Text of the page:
Hope this helps. If not a quick email to Collin at Cowells, and I feel sure he can advise if the above is correct. Given the engineering on this lathe I can't even imagine that some provision such as I am assuming from the picture, isn't made into the spindle.

Bill

Offline Chipswitheverything

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Re: Cowells Query
« Reply #3 on: September 13, 2017, 10:03:15 AM »
"Given the engineering on this lathe I can't even imagine that some provision such as I am assuming from the picture, isn't made into the spindle."

Don't like to rain on the parade, Bill, but I've just taken the grub screw out of my own Cowell pulley, it's just a conical point socket grubscrew with serrations that goes down into a vee groove, there is no push piece...    Could always make such a thing if you felt inclined, but where the screw graunches in is at least not on the surface of the spindle.  It does make an effectively tight lock.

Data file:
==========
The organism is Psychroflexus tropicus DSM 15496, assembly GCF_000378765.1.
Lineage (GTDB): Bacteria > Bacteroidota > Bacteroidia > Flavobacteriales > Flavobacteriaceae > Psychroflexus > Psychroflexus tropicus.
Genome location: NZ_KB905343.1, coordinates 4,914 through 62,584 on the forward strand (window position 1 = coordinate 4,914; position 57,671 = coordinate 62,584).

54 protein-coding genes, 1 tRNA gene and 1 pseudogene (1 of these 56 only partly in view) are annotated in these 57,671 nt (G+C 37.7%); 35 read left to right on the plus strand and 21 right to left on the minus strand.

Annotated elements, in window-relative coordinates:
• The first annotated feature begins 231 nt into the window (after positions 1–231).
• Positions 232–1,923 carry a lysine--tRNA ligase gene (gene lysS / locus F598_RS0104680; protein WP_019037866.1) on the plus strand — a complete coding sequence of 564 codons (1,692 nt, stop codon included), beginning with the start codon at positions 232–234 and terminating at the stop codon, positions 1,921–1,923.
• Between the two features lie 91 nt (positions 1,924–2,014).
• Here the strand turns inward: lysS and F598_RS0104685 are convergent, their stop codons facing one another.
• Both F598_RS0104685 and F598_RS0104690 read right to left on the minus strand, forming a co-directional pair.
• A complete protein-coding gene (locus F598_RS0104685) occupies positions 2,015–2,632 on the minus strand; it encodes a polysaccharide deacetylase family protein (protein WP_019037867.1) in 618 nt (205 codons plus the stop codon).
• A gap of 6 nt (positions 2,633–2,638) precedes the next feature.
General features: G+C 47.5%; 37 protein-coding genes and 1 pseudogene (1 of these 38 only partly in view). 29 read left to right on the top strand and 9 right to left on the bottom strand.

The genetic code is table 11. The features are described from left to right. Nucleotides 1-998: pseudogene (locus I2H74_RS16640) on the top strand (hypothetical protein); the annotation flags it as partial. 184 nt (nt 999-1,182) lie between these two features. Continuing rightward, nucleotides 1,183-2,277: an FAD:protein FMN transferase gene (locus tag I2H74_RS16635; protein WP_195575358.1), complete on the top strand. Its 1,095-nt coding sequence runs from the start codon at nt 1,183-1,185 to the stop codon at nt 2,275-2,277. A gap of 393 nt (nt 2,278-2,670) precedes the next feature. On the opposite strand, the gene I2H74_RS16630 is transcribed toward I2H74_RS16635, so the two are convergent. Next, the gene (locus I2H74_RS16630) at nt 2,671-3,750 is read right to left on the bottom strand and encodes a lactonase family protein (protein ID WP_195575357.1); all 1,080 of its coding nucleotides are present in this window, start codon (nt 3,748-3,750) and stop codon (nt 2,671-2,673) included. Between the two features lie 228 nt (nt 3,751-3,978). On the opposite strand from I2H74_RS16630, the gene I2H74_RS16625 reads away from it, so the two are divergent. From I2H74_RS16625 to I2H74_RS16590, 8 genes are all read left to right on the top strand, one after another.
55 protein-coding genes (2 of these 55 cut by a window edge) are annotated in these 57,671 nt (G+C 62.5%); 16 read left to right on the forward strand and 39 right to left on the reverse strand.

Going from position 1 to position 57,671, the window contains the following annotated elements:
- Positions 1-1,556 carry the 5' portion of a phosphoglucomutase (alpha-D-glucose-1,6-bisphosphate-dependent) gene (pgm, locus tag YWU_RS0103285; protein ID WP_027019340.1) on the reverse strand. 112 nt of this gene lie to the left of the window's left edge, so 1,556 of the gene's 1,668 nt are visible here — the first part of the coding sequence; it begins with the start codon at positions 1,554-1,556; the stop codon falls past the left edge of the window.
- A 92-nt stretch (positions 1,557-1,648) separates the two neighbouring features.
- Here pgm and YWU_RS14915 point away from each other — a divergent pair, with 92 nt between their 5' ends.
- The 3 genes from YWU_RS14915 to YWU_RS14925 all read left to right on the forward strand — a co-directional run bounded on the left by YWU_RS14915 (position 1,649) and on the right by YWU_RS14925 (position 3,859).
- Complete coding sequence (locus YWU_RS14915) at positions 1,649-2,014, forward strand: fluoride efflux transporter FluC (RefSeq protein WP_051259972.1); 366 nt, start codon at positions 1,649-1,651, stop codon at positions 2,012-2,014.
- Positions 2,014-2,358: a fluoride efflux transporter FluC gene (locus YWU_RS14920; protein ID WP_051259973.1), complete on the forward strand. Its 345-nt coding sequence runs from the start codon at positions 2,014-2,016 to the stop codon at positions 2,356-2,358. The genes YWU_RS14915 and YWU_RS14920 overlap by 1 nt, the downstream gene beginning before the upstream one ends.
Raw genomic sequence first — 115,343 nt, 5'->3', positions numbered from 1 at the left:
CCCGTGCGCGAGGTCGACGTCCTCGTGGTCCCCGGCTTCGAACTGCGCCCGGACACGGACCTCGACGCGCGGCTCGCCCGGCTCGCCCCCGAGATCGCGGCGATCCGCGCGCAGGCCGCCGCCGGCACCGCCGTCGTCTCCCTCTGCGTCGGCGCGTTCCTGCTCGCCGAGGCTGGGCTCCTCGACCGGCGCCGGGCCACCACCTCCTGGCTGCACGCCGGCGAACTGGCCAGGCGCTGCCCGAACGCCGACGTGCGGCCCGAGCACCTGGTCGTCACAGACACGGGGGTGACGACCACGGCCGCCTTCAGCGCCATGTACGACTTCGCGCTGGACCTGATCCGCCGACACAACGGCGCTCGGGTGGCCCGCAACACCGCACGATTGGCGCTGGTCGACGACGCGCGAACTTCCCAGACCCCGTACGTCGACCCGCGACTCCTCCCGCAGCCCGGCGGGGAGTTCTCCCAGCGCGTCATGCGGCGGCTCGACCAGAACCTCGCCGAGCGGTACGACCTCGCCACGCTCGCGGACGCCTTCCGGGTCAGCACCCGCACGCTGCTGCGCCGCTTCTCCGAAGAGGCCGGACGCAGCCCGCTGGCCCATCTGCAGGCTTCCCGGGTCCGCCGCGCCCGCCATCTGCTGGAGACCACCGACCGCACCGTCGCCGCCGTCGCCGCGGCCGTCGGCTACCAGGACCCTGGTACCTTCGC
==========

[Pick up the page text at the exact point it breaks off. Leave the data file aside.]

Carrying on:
Though I like the little Cowell lathe ( it came from Cowell's of Norwich in the early 1980's, so this is going back a way, )  and use it for small jobs, when I got it, there were things that needed some sorting out.  The tailstock, despite the manufacturer's check chart that claimed otherwise, , was unacceptable, it had side play in the ways, and the barrel bore was o/s, wouldn't lock up the barrel.   I returned it, and was sent another complete tailstock, but I wasn't very impressed with the new one, for the same reasons.   In the end, I refitted the tongue myself, and bored out the front end  of the half inch bore in the casting, and inserted and bored a closely fitting ( split ) bush that fits the moving barrel closely.   I also fitted slide locking levers, dowelled the gib strips, and put extra gib screws on the cross slide.   As I haven't fitted any digital or dial readouts ( yet!), it's a pity that the lathe hadn't featured adjustable index dials, essentials really.